Clinic closed for cleaning

The Parkview First Care walk-in clinic at 3909 New Vision Drive closed March 8 to be deep-cleaned after a man who tested positive for coronavirus was there on March 5. The same thing is happening at the Parkview clinic at 512 Professional Way, Kendallville, because the same man went there March 1.

The corona virus has reared its ugly head in two counties adjacent to Allen County.

Adams Health Network sent out a notice March 9 that Adams Memorial Hospital in Decatur was evaluating a COVID-19 “Person Under Investigation.” The person is in an isolation room at the hospital while waiting for lab results from the Indiana State Department of Health, which confirmed the disease.

New precautions have been established: At Adams Memorial Hospital nobody under 18 is allowed on the second floor. Only two visitors are allowed per person, and they must check in at the nurses’s station. Visitors must be fever-free and without respiratory illness symptoms.

Extra precautions are being taken at Adams Health Network senior facilities as well. No visitors are allowed at Adams Woodcrest, and no visitors under 18 are allowed at Adams Heritage.

Noble County

Noble County Health Officer Dr. Terry Gaff and Parkview Health have confirmed a single positive test result for the COVID-19 coronavirus was returned from a patient now at Parkview Noble Hospital in Kendallville.

It is currently the only known case in Noble County and one of only a few in Indiana.

The adult patient is currently in isolation in Parkview Noble Hospital’s intensive care unit, according to Parkview.

“There is a presumptive positive COVID-19 coronavirus test done for a patient who has symptoms consistent with that illness here at Parkview Noble,” Gaff said March 9. “The test was done at the state board of health with results available last evening.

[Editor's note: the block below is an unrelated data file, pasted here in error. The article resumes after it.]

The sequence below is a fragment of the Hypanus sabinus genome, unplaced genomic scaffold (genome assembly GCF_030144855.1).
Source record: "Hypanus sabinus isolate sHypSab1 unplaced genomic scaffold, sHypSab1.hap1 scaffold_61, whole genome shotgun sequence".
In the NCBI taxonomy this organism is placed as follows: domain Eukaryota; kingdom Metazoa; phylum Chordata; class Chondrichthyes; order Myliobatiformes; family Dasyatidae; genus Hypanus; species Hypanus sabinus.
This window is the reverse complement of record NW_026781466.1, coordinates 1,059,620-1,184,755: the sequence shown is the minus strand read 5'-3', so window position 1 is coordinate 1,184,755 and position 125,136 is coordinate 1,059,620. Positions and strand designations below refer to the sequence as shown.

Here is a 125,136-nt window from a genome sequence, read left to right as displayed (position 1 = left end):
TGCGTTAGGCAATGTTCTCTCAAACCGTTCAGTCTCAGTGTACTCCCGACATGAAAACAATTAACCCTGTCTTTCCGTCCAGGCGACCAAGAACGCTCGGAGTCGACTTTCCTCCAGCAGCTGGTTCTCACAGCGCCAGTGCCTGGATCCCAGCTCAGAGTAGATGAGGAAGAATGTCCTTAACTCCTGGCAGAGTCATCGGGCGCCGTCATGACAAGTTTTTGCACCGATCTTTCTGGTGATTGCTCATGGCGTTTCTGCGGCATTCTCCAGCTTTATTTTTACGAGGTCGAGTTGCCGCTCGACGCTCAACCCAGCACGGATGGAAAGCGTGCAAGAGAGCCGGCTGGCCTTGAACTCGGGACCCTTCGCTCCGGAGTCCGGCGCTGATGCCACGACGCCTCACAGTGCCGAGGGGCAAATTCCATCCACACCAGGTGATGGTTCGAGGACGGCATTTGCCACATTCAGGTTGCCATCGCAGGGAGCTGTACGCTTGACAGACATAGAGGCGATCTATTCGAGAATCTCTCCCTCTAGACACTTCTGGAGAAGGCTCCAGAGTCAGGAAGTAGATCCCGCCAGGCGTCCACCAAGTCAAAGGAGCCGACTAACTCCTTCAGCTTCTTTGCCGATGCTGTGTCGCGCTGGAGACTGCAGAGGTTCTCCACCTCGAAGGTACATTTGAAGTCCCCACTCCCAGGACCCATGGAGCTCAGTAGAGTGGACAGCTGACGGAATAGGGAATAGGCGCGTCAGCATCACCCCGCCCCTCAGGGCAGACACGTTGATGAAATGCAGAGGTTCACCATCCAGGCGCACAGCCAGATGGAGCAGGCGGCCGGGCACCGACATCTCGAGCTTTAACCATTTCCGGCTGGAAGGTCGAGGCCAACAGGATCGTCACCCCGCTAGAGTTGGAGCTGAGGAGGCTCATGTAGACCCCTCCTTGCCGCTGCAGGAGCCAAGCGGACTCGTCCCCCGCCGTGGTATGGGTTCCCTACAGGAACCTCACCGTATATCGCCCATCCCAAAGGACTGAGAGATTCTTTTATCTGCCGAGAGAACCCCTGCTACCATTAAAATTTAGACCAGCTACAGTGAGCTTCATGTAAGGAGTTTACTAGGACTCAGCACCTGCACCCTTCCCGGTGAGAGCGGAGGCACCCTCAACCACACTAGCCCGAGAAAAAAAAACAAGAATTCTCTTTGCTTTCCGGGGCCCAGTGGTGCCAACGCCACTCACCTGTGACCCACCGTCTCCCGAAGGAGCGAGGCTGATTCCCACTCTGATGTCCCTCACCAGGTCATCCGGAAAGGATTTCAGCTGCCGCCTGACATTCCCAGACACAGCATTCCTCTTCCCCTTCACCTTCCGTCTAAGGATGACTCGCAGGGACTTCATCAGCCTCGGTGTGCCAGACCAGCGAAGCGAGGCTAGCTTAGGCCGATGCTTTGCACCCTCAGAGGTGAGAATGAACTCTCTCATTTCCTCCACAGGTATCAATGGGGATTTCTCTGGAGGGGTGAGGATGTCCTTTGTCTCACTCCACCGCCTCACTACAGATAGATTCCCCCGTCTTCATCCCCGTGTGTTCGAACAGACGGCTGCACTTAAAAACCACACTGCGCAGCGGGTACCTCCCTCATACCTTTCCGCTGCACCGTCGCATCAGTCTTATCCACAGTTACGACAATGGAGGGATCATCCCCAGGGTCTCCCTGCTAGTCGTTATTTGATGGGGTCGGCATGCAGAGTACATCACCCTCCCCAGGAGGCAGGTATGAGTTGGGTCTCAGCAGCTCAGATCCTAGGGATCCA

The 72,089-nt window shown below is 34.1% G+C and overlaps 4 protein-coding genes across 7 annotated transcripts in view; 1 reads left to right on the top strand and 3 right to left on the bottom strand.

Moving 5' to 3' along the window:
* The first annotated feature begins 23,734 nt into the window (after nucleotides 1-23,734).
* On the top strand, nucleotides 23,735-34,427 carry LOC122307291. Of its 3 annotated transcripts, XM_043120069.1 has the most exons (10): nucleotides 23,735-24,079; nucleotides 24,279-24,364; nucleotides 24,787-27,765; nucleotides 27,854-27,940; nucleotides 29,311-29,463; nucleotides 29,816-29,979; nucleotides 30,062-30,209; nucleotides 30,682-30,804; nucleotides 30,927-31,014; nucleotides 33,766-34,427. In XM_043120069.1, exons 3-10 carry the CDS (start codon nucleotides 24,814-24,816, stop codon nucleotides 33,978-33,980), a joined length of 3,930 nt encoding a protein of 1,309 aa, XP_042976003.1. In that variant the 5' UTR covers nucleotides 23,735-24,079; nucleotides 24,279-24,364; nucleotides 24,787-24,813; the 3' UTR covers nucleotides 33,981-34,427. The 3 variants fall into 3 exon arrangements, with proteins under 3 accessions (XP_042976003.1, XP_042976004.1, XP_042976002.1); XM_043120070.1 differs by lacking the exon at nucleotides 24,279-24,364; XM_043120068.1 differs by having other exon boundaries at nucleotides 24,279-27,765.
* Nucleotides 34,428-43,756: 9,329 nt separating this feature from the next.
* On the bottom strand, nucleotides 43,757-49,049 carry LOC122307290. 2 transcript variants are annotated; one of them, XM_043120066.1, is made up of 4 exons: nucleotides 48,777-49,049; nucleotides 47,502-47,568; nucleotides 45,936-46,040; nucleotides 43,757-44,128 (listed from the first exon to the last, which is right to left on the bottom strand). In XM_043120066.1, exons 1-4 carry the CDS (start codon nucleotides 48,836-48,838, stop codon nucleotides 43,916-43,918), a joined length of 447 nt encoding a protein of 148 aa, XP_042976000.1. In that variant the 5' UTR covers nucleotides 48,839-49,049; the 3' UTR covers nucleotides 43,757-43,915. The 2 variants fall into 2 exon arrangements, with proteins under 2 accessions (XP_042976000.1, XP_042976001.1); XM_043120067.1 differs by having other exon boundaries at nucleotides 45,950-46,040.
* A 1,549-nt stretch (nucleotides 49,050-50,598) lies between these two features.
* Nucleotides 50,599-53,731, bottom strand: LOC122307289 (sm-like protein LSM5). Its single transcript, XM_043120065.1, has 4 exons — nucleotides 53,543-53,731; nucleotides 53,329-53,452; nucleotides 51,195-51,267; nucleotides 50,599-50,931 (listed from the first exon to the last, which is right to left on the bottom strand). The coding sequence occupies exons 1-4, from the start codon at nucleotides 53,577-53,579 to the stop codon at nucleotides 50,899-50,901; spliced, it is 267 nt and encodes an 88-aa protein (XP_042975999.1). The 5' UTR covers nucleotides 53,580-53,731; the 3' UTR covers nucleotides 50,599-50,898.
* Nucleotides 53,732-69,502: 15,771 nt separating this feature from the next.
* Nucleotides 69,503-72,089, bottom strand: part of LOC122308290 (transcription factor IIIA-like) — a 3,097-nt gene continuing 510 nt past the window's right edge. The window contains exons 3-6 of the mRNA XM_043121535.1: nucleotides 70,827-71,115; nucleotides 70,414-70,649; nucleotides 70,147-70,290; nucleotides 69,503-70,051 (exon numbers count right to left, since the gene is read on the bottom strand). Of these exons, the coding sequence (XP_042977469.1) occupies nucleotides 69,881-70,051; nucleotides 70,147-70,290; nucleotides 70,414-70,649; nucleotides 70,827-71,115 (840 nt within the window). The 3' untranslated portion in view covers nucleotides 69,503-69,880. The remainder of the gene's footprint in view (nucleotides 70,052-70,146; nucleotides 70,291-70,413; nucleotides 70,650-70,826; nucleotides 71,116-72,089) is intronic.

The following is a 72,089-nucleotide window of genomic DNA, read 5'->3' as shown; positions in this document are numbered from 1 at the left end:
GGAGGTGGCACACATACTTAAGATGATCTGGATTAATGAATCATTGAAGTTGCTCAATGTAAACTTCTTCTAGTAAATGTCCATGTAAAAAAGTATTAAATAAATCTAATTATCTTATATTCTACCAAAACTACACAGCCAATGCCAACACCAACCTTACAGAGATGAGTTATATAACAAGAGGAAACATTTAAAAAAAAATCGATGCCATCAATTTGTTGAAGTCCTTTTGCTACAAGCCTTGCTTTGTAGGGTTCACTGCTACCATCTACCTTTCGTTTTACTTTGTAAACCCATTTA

“We’re taking every precaution we can to help slow down and in some cases prevent the spread of the virus, which we can expect to become widespread, not because of this case but because of the nature of the virus itself,” Gaff said.

A presumptive positive case means the patient has tested positive at the state laboratories. Samples will be sent to the Centers for Disease Control and Prevention for final confirmation, according to Parkview.

The patient sought treatment for an illness at Parkview’s FirstCare walk-in clinic at 512 Professional Way, Kendallville, on March 1, and then went to see doctors a second time on March 5 at the walk-in clinic in Fort Wayne at 3909 New Vision Drive, near the Parkview Regional Medical Center campus.

Both clinics closed and underwent deep cleaning, while staff were advised to remain at home and were to be tested for possible exposure.

Gaff said he could not reveal personal information about the patient but that the case may be travel-related. The patient had recently been in Florida before returning to Noble County and becoming ill, he said.

“This person was traveling in Florida prior to the onset of this illness. So although it’s impossible to be 100% certain, we feel it is likely he contracted the virus during his travel,” Gaff said.